Mission’s general manager Cynthia Abdon-Tellez reminded all migrant workers that their employment contracts specifically state that they should have a rest day once a week, and enjoy all the statutory holidays declared by the government.

That law did not change even after the outbreak of the pandemic, and despite an advisory issued by the Labour Department in early February, suggesting FDWs spend their rest day inside their employer’s home.

On being told that Rose was not alone in her plight, Tellez advised all those who are still being held captive in their employers' homes to keep a diary, just in case they get terminated as Rose was, for insisting on taking a much-needed break.

The diary should serve as evidence of the times they were forbidden from going out, and a record of the conversations they had each time the question of a day-off was raised.

Further, Tellez said the workers should talk to their employers calmly but firmly. They should tell their employers bluntly that they are committing a possible crime of illegal detention by not allowing their helper to go out on her day-off.

“Kung talagang nag-aalala ang employer, dapat hindi din sila lumalabas. Pero lumalabas din sila kaya hindi makatwiran yung dahilan nila na hindi pagpapalabas sa iyo,” said Tellez.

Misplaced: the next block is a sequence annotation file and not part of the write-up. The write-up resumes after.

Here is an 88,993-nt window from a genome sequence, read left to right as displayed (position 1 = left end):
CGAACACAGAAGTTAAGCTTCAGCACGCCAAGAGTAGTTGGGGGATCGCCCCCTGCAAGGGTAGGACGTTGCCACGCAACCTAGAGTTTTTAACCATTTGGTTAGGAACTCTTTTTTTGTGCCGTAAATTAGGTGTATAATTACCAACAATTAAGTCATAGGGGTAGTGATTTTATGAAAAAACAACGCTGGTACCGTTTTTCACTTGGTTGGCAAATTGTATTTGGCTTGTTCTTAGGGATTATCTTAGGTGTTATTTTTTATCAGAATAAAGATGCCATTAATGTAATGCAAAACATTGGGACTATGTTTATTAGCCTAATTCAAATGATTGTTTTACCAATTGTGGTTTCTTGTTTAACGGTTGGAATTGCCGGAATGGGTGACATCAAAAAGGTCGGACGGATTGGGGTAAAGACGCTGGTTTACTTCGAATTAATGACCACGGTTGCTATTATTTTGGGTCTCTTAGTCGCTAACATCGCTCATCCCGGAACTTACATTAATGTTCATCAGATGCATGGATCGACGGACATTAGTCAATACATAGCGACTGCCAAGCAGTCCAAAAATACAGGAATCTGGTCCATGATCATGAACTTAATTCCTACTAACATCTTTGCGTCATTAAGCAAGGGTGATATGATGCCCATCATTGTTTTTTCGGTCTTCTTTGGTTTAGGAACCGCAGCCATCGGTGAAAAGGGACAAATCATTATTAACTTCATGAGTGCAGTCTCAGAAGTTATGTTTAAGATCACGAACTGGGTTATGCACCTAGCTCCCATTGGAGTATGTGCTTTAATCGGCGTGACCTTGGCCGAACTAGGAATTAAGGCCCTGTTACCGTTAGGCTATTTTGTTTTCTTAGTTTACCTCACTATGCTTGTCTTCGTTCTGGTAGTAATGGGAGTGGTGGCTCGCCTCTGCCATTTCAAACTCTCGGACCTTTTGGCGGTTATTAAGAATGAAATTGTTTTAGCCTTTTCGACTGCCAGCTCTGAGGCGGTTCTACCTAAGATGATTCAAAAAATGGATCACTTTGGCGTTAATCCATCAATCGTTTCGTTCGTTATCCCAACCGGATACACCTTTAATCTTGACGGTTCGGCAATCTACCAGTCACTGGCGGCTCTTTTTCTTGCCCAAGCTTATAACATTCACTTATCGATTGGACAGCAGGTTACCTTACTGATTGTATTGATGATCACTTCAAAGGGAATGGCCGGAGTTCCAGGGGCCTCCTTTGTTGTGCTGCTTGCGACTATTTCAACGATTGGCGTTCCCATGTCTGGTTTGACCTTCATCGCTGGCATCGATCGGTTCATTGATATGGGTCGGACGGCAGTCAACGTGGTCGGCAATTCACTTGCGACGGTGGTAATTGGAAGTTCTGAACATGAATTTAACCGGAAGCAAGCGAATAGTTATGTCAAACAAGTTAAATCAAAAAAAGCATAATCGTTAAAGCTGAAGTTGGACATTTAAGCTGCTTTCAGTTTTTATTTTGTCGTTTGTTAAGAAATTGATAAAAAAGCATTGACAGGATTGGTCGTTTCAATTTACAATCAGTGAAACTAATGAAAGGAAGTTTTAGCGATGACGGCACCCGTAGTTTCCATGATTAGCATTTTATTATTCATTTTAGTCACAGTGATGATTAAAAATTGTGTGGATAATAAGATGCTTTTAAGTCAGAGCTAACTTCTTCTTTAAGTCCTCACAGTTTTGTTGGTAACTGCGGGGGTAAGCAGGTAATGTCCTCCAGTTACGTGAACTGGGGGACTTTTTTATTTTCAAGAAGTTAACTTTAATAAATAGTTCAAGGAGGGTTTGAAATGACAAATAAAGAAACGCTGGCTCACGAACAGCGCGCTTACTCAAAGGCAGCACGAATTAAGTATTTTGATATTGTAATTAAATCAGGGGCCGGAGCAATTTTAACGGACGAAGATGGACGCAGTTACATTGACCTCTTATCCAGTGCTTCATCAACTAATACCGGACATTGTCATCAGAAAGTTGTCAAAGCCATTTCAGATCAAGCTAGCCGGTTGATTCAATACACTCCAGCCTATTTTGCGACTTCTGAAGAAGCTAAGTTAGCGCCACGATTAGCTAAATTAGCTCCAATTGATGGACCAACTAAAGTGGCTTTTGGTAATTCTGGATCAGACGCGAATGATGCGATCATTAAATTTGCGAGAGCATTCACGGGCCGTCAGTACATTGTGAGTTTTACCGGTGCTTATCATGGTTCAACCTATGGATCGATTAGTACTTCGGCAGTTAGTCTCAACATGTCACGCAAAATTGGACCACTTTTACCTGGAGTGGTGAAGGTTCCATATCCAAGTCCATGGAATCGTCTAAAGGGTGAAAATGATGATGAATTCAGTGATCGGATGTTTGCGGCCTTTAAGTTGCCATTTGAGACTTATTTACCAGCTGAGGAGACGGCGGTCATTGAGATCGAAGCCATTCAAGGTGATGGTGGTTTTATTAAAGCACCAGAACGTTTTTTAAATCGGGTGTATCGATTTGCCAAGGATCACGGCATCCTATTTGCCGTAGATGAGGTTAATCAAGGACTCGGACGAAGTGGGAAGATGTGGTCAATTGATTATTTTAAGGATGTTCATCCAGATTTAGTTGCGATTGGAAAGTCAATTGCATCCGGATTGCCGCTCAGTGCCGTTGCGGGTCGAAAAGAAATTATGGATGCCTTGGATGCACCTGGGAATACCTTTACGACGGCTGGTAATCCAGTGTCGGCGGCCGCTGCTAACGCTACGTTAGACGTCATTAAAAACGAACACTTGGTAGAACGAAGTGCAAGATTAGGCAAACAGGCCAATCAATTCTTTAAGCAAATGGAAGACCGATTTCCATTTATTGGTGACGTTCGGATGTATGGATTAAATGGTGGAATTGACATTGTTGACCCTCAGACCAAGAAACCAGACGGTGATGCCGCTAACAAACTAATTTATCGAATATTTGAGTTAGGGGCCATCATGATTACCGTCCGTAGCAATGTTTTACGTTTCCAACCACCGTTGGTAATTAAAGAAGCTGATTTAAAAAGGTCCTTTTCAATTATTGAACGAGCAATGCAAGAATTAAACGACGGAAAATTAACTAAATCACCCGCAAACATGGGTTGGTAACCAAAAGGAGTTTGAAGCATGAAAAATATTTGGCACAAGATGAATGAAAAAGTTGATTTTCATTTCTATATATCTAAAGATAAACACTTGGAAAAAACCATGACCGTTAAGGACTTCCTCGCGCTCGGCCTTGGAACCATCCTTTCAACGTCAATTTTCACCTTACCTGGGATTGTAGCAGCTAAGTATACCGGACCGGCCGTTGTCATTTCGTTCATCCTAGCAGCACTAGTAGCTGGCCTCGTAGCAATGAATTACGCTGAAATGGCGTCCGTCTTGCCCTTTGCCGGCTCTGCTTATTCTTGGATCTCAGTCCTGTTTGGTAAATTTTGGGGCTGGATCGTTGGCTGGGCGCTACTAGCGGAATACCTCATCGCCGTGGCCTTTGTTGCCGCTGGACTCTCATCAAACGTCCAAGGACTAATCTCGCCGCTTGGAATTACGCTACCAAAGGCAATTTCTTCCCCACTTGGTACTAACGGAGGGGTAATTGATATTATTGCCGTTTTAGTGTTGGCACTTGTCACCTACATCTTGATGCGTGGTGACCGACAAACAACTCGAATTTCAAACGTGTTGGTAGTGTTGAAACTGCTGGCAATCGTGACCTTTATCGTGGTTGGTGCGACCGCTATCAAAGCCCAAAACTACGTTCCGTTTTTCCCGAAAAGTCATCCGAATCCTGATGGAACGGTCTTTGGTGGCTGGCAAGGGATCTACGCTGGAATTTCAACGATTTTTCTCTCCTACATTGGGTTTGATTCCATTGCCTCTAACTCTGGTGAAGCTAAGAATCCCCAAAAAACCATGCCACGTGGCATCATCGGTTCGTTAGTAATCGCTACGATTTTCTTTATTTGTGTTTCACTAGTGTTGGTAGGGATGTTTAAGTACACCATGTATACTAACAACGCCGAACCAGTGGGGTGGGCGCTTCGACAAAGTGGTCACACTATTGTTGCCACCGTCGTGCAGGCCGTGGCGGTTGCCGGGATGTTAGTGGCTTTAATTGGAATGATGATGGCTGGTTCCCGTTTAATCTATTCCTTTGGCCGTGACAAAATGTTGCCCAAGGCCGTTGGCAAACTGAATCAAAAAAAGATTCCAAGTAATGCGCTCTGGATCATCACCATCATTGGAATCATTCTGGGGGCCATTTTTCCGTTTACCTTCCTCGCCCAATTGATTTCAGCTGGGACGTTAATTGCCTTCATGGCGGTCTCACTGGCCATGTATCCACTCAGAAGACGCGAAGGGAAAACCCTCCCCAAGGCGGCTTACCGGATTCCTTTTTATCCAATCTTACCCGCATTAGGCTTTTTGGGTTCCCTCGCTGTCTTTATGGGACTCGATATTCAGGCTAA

(If the employer is truly worried about the virus, they should not leave the house as well. But they do go out, so it’s unreasonable not to let you <the helper> do the same thing on your day-off).

Finally, Tellez said migrant workers must always speak out, even at the risk of losing their jobs, because that is the only way to prevent abuse.
Abdon-Tellez says migrant workers should speak out to protect themselves from abuse

Told this, Rose said that at first, she did not mind not going out, as she was herself scared of contracting the virus. Also, just having spent Christmas and New Year in the Philippines, she was pretty content to spend her weekly day-off in her employers’ house in Taikoo Shing.

She was also glad because she was paid $150 for each Sunday off that she missed. But she was paid because she worked non-stop every single day since returning to Hong Kong from the Philippines in early January.

Then her mother died, and Rose was beside herself with grief. She knew the strict quarantine measures in the Philippines would mean she wouldn’t have time to say a final goodbye to her mother, as health protocols also required a quick burial.

So for the first time since the start of the year, she asked, even begged, to be allowed to go out – even for just half a day - just so she could grieve in private, and call her distraught father outside the confines of her employers’ home, but was still rejected.

It pained Rose because she had worked for the family for two years and four months without a complaint, and it was the first time she had asked for a personal favor.

It saddened her even more to realize that her employers had wanted her out of Hong Kong fast because of the many contractual violations they knew they had committed, all the while using the coronavirus outbreak as a flimsy shield.

 (Next: 2 Pinays who haven't been allowed  to go out for 5 months, and counting)